Money management: We’re all dealing with it, and we’re all a little confused.

Money management doesn’t have to be a nightmare. Here are three quick ways to turn your finances around.

Work isn’t just a part of our lives, it’s one of the biggest parts.

Some people may only be obligated from 9 to 5, but with smartphones and evolving work cultures, we’re connected 24/7. A lot of us are logging over 70 hours each workweek because our phones enable us to take our work with us.

Jennifer J. Deal, Ph.D., author of "Always On, Never Done?" reports that remaining connected to work for so many hours each week leaves employees "only about 3 hours on workdays for 'discretionary' activities such as being with their family, exercising, showering, and all of those chores at home that someone has to do."


Only three hours per workday. We’re essentially never "off."

Despite working nearly nonstop, when payday rolls around, a lot of us can be left feeling like we'll never make enough.

GIF from "Finding Nemo."

Rent and mortgages, car payments, groceries, gas, nights out, pet emergencies, extracurriculars for the kids, family obligations — all of this takes a toll on our bank accounts.

It can feel like money is flying out of our accounts faster than it’s coming in. We’re working all the time but feeling like we’re just making it. We know we need to get a grip on our finances but have no idea where to start.

Here are three simple steps toward total financial domination.

1. Saving should be a part of the plan.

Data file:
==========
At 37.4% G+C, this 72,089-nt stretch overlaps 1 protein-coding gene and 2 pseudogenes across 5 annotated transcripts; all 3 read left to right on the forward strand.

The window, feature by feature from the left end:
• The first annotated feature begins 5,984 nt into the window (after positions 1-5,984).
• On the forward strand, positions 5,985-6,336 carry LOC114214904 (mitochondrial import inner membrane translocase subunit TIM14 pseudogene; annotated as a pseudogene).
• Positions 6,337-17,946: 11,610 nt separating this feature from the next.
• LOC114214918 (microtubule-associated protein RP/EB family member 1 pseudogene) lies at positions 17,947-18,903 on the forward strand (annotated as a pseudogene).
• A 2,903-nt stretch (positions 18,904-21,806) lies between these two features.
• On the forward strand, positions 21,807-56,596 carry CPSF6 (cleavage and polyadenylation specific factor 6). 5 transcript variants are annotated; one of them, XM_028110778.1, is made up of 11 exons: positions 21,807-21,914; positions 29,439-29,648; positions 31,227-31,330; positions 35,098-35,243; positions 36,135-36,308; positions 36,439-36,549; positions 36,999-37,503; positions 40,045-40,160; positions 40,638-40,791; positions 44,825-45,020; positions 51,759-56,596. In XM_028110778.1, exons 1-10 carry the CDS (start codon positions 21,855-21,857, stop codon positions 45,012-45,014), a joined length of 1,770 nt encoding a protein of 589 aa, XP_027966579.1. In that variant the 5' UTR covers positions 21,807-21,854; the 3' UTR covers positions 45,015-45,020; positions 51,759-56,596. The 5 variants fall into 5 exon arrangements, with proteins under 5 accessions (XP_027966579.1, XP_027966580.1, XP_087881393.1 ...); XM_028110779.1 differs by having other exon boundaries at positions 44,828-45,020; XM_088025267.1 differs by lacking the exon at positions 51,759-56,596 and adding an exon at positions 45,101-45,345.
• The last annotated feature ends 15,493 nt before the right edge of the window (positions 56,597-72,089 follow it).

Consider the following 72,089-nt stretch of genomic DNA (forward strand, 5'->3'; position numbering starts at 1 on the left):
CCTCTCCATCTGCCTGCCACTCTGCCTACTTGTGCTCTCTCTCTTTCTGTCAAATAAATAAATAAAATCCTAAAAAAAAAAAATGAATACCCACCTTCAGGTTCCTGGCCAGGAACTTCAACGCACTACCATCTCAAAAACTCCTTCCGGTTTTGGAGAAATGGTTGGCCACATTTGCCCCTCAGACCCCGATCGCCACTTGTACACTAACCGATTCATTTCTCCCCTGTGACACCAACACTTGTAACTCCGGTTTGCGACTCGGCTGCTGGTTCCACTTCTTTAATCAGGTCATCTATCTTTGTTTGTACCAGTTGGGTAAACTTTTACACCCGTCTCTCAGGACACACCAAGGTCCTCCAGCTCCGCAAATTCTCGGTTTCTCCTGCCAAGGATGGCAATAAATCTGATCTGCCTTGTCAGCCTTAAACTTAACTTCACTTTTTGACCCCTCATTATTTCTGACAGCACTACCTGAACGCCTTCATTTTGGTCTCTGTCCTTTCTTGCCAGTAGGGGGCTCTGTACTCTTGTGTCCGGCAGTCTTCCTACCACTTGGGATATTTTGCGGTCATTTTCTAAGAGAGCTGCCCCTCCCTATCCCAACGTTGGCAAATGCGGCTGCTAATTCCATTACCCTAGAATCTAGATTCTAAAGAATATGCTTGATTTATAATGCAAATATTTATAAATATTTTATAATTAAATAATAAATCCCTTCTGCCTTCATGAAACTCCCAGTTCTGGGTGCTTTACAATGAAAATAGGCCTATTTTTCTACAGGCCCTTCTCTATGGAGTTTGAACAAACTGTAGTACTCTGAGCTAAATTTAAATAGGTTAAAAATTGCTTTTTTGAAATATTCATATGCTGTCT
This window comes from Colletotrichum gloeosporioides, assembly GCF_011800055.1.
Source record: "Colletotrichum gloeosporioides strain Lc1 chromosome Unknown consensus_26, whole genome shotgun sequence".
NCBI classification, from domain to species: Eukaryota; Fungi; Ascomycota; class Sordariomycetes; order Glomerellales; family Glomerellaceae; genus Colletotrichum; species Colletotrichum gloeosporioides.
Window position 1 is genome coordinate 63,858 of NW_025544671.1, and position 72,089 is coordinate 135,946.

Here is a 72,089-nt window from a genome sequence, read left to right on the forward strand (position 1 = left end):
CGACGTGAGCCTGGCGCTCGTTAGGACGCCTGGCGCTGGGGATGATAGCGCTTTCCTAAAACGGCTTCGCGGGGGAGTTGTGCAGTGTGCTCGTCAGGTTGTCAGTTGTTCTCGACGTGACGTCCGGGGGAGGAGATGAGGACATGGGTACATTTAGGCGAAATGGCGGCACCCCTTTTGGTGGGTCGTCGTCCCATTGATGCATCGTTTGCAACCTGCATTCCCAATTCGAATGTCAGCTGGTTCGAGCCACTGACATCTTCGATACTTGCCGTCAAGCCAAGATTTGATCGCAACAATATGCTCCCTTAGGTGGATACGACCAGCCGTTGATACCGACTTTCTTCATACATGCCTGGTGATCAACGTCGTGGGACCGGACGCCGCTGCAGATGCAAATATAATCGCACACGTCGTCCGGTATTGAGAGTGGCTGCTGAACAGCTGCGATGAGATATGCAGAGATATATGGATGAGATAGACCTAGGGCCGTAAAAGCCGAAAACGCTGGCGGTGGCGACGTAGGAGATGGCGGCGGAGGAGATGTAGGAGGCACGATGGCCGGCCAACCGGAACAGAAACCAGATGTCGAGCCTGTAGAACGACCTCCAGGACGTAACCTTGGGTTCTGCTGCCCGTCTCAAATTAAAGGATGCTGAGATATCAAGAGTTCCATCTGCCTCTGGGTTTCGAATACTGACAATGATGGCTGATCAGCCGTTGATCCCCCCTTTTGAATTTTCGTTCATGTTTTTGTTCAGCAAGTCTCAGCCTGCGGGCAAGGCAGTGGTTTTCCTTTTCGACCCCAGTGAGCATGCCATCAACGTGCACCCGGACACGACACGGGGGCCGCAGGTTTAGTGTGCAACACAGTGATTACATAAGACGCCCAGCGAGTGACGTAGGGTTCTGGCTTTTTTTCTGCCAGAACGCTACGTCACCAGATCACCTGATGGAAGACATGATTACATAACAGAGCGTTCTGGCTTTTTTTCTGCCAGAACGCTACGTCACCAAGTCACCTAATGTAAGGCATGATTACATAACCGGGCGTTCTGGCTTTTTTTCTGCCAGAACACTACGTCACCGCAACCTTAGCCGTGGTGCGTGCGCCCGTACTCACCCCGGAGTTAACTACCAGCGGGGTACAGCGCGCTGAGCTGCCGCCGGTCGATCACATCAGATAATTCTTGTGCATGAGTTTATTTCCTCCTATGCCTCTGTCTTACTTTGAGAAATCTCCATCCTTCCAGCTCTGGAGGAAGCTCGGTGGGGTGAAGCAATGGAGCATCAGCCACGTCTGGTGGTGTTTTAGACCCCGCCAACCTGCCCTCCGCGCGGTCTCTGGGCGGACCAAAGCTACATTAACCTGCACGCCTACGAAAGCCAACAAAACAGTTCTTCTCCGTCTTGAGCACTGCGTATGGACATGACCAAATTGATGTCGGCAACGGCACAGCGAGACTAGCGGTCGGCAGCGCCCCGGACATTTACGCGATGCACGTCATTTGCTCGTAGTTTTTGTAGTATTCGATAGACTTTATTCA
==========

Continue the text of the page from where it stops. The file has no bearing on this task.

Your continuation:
We hear it all the time: Save, save, save. Save for retirement. Save for emergencies. Save for travel. Figuring out how to save seems like it’s the holy grail, but how do we make that happen — especially if we feel like our money is already stretched too thin? The easiest first step is to, well, start with baby steps. Drink coffee at work or home instead of from a coffee shop, carry snacks and a reusable water bottle with you rather than buying them, come up with a quirky and fun challenge like saving all the $5 bills you accumulate, start a piggy bank — whatever is fun and doable for you.

2. Then, it all comes down to planning.

Don’t be afraid to budget. Yes, budget. It’s not a dirty word; it’s the way to freedom! Or at the very least the way to some financial flexibility. Take a look at how you’re spending money and figure out which items are needs versus wants.

Pro tip: Laura Shin, a Forbes personal finance writer, suggests keeping necessary expenses to less than 50% of your take-home pay.

Image view Tax Credits/Flickr.

Now, this isn’t always possible. Necessities are what they are, and for some of us, no amount of finagling can get them to that ideal amount.

Alan Dunn, founder of HowtoSaveMoney.com points out that, for some, "the sheer cost of survival may be very close to their total incomes." Still, it’s a pretty good benchmark to aim for, and having insight into your finances is step one on the road to financial security.